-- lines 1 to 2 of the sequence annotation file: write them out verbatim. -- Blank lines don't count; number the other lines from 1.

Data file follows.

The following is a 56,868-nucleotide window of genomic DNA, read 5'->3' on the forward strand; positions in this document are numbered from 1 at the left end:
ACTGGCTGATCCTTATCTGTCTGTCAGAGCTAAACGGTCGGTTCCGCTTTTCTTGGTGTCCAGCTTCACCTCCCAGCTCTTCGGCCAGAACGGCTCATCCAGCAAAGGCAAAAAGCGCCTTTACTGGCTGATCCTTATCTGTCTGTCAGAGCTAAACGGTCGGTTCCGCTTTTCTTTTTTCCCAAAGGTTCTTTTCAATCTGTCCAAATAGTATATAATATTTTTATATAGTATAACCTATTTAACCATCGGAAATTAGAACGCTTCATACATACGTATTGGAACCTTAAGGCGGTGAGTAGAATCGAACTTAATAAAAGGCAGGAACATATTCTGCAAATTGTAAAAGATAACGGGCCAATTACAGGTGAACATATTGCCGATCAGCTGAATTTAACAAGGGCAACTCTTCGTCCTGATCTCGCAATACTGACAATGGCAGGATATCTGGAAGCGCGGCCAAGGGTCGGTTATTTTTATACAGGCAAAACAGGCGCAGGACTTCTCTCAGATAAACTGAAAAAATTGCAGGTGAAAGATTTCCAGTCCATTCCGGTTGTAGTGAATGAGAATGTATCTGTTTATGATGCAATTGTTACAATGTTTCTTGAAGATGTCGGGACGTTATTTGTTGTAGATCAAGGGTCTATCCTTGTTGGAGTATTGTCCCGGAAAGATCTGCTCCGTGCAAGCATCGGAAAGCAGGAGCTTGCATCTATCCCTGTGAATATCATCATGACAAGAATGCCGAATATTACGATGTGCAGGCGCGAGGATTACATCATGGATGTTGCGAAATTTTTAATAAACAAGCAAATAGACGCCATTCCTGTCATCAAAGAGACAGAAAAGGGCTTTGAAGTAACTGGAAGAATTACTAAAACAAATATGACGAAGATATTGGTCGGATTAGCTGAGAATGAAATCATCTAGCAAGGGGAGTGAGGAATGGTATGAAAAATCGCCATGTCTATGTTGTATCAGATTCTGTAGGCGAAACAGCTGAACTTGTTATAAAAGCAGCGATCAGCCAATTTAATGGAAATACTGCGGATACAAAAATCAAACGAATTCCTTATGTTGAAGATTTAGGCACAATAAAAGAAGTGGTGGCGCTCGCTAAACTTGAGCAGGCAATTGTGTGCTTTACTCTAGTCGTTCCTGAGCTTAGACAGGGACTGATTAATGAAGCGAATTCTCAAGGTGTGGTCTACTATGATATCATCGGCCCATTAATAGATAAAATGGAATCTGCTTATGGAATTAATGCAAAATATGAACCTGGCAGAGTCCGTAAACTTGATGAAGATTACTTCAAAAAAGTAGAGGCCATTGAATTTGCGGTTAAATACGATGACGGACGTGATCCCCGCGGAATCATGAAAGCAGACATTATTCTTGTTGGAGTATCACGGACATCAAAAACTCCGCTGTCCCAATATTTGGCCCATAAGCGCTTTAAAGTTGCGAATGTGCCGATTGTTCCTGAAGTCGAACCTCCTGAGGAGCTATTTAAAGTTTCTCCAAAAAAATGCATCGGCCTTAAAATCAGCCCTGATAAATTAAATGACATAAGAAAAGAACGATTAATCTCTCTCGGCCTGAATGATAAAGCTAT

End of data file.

The following is a 56,868-nucleotide window of genomic DNA, read 5'->3' on the forward strand; positions in this document are numbered from 1 at the left end:
ACTGGCTGATCCTTATCTGTCTGTCAGAGCTAAACGGTCGGTTCCGCTTTTCTTGGTGTCCAGCTTCACCTCCCAGCTCTTCGGCCAGAACGGCTCATCCAGCAAAGGCAAAAAGCGCCTTTACTGGCTGATCCTTATCTGTCTGTCAGAGCTAAACGGTCGGTTCCGCTTTTCTTTTTTCCCAAAGGTTCTTTTCAATCTGTCCAAATAGTATATAATATTTTTATATAGTATAACCTATTTAACCATCGGAAATTAGAACGCTTCATACATACGTATTGGAACCTTAAGGCGGTGAGTAGAATCGAACTTAATAAAAGGCAGGAACATATTCTGCAAATTGTAAAAGATAACGGGCCAATTACAGGTGAACATATTGCCGATCAGCTGAATTTAACAAGGGCAACTCTTCGTCCTGATCTCGCAATACTGACAATGGCAGGATATCTGGAAGCGCGGCCAAGGGTCGGTTATTTTTATACAGGCAAAACAGGCGCAGGACTTCTCTCAGATAAACTGAAAAAATTGCAGGTGAAAGATTTCCAGTCCATTCCGGTTGTAGTGAATGAGAATGTATCTGTTTATGATGCAATTGTTACAATGTTTCTTGAAGATGTCGGGACGTTATTTGTTGTAGATCAAGGGTCTATCCTTGTTGGAGTATTGTCCCGGAAAGATCTGCTCCGTGCAAGCATCGGAAAGCAGGAGCTTGCATCTATCCCTGTGAATATCATCATGACAAGAATGCCGAATATTACGATGTGCAGGCGCGAGGATTACATCATGGATGTTGCGAAATTTTTAATAAACAAGCAAATAGACGCCATTCCTGTCATCAAAGAGACAGAAAAGGGCTTTGAAGTAACTGGAAGAATTACTAAAACAAATATGACGAAGATATTGGTCGGATTAGCTGAGAATGAAATCATCTAGCAAGGGGAGTGAGGAATGGTATGAAAAATCGCCATGTCTATGTTGTATCAGATTCTGTAGGCGAAACAGCTGAACTTGTTATAAAAGCAGCGATCAGCCAATTTAATGGAAATACTGCGGATACAAAAATCAAACGAATTCCTTATGTTGAAGATTTAGGCACAATAAAAGAAGTGGTGGCGCTCGCTAAACTTGAGCAGGCAATTGTGTGCTTTACTCTAGTCGTTCCTGAGCTTAGACAGGGACTGATTAATGAAGCGAATTCTCAAGGTGTGGTCTACTATGATATCATCGGCCCATTAATAGATAAAATGGAATCTGCTTATGGAATTAATGCAAAATATGAACCTGGCAGAGTCCGTAAACTTGATGAAGATTACTTCAAAAAAGTAGAGGCCATTGAATTTGCGGTTAAATACGATGACGGACGTGATCCCCGCGGAATCATGAAAGCAGACATTATTCTTGTTGGAGTATCACGGACATCAAAAACTCCGCTGTCCCAATATTTGGCCCATAAGCGCTTTAAAGTTGCGAATGTGCCGATTGTTCCTGAAGTCGAACCTCCTGAGGAGCTATTTAAAGTTTCTCCAAAAAAATGCATCGGCCTTAAAATCAGCCCTGATAAATTAAATGACATAAGAAAAGAACGATTAATCTCTCTCGGCCTGAATGATAAAGCTAT